Today we were told that on May 3 we are expected to go to the University students’ general assembly, so we should not be teaching in the school that day. I already have a coordinated an activity for my students for that day: the read-aloud of their PBL product (the e-book) to the third-grade students of the nearby elementary public school. Because the activity was already coordinated and it took some effort to choose a day and an hour in which both groups could be together, I was told I could come that day to the school. I had barely come to students’ assemblies, I came to two the last year and I had a lot of anxiety when I was there because I am usually against strikes, and my University campus is very well known for its students’ strikes. I had rarely agreed with doing a student strike, although I had collaborated with food to those students who chose to make a strike because no matter how disagree I could be with that they are human beings and they need food and water. Some people insist we should behave as victims of the powerful, of our limitations, of our lack of resources, of what we can’t do, of all the kinds of crisis that our society faces… I don’t agree with that. I think that we all are always able to keep working and shape ourselves according to what’s inside of us and according to the best person we can be in every circumstance, and by doing so, not by engaging in strikes, we are able to create a better outcome for everyone and for our country. I believe that all my students have the capability to define themselves as person according to who they are meant to be, and my duty as student teacher is not participating in strikes, but to help them to be the best person they can be. This is my opinion. I understand that each student has his or her own approach to strikes and I never have sought to impose to anyone my anti-strike vision. My style of fighting for a better learning community is by investing my class time in affirming the best personal growth possible of those who I am called to serve and teach, not by investing my class time in opposing to someone or something with a strike.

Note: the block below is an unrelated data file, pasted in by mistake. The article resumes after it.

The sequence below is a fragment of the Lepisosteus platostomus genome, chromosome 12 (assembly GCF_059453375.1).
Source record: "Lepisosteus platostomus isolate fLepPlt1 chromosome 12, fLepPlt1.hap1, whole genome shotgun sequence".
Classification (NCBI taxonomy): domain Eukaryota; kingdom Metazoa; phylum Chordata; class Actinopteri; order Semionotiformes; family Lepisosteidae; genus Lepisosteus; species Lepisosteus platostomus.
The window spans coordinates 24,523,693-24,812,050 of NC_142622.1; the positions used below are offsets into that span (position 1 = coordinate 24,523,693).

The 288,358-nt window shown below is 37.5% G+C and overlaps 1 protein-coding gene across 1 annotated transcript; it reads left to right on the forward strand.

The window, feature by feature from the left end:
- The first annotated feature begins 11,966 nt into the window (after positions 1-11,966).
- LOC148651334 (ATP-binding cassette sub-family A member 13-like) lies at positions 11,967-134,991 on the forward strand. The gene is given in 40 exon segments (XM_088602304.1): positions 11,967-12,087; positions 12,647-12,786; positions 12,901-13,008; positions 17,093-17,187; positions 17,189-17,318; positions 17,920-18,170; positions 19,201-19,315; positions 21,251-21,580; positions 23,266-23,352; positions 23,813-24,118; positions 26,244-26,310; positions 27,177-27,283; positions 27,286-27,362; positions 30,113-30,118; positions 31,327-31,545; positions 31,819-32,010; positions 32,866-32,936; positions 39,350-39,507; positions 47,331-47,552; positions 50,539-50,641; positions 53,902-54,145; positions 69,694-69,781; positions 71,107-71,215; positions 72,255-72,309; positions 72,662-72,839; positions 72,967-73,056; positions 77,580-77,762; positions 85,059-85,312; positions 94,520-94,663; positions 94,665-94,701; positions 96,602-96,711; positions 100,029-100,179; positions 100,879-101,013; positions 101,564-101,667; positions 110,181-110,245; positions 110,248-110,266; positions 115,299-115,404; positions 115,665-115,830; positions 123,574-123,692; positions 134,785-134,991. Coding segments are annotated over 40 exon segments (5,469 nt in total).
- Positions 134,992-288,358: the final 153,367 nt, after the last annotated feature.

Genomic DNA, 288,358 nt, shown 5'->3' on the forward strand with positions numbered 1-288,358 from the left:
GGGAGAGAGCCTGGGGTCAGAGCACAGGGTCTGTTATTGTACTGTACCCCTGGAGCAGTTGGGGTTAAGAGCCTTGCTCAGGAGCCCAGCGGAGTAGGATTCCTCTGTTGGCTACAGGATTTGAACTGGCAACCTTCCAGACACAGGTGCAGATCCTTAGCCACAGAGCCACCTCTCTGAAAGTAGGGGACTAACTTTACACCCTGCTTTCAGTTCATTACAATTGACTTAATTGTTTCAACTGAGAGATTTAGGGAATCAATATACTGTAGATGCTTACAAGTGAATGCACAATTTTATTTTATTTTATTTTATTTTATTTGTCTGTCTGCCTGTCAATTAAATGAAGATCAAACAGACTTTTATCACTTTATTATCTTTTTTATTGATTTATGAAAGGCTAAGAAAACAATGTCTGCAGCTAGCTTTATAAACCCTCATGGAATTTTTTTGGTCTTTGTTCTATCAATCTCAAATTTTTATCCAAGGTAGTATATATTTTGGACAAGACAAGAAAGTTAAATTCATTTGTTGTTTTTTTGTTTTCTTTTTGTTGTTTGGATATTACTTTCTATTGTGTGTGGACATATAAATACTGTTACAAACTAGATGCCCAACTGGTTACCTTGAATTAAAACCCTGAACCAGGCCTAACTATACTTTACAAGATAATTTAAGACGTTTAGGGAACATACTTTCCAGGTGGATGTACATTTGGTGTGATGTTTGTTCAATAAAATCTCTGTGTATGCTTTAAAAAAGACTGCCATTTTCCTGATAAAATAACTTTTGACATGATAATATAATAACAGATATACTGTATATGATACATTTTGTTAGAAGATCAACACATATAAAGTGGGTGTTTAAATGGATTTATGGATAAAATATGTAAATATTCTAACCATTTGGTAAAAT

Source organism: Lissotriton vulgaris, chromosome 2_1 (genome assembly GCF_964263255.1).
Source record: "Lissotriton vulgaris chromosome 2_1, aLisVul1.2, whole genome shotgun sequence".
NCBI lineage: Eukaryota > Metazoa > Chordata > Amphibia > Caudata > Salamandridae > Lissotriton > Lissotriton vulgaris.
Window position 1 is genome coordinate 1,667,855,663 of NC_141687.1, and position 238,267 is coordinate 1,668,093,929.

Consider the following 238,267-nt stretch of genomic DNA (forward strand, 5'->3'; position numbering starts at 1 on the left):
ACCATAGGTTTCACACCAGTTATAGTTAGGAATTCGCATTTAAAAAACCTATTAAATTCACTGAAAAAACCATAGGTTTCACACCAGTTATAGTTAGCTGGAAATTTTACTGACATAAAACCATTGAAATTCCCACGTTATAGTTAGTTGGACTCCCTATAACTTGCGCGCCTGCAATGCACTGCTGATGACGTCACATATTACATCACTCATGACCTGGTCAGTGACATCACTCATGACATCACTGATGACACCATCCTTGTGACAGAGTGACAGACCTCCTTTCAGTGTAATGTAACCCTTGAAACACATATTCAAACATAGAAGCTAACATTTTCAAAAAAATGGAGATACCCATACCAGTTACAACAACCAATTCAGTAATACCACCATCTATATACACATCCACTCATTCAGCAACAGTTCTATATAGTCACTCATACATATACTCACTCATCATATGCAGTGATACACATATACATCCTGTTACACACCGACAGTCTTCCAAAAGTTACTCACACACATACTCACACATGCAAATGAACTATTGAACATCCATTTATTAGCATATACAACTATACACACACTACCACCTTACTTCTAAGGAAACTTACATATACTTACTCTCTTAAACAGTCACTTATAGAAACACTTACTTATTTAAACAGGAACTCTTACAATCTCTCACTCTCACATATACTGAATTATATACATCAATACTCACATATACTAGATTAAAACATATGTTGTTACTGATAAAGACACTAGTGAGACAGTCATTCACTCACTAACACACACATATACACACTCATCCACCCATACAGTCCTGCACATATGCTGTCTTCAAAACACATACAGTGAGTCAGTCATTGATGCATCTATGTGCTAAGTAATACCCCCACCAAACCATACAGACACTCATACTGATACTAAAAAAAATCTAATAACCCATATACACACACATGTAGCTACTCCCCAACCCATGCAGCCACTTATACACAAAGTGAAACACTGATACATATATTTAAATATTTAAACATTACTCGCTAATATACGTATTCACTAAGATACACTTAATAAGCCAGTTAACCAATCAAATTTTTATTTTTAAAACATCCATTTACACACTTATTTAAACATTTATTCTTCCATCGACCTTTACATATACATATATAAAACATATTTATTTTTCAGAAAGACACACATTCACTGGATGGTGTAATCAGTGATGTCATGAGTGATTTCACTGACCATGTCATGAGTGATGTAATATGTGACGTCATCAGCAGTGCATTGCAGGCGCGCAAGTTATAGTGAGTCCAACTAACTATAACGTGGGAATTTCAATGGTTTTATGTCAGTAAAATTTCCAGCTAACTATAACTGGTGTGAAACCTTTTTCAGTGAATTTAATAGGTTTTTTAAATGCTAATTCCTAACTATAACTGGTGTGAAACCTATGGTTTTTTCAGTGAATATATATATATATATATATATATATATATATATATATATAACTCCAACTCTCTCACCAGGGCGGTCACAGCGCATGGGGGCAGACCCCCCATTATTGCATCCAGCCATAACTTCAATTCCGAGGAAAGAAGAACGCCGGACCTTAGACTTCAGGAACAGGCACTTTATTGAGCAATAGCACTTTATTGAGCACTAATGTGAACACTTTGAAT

I probably will be going to the students’ assembly as soon as the PBL read-aloud is over. It is important to go, because part of being an University student learning to hear all voices democratically and respectfully, even if you don’t agree with each other.

Let’s keep growing!

A Risky Adventure

These days I had been teaching cause and effect and planning a PBL for the next week. It was supposed to begin today, but the students had been arriving late to my classroom (they have music, physical education or arts before my class) and we lost a class day due another power outage, so I needed extra time to finish the previous lesson plan.

Planning a PBL for third graders is a risky adventure. It needs a lot of structure, and that takes time. I first planned a one week PBL. Due the lost time, I reduced that lesson plan to four days and presented it to my mentor teacher. I still have two more things to cover before classes are over, so I couldn’t extend the PBL more than four days, or so I thought. When my mentor teacher read it, he told me that I could merge one of the next themes into the PBL and extend it to seven days. For him was important to extend the PBL because in the classroom quality is better than quantity. He is right: a seven days PBL is way more better in quality terms. The product of the PBL will be shared with the third grade students of a public school nearby. I want my students to learn to serve others with their learning, and to socialize with kids that are not of their own learning environment.

Today we had the Poetry Recital try outs: all the students recited the poem “The Voice,” by Shel Silverstein, my mentor teacher and I scored them with a rubric and the ten best scores received an invitation for their parents to the Poetry Recital in the library at May 25. The student who got the eleventh best score began to cry when he knew he would not be able to recite the poem in the final Poetry Recital. I talked with my mentor teacher to see if we could squeeze one student more, but my mentor teacher thought that it was better to help that student to learn how to lose. I am a student teacher who still needs to learn a lot about children, so I did what he suggested me. Learning how to lose is a necessary lesson in this life. Some learn it sooner, some learn it later. These are the kind of lessons that are necessary for helping our students to grow as person, not merely helping them to know some skills.

Let’s keep growing!

Growing Opportunities

Today I had plenty growing opportunities. The first thing I did today was completing and correcting the Power Point presentation for tomorrow’s class (it was supposed to be for today’s class, but they came late to class and I used another shorter material), that is aimed to discuss the reading of It’s Hard To Be a Verb! from the cause and effect perspective. This presentation integrates the enduring understanding of the lesson plan: knowing the causes of what we do can help us to change our behavior.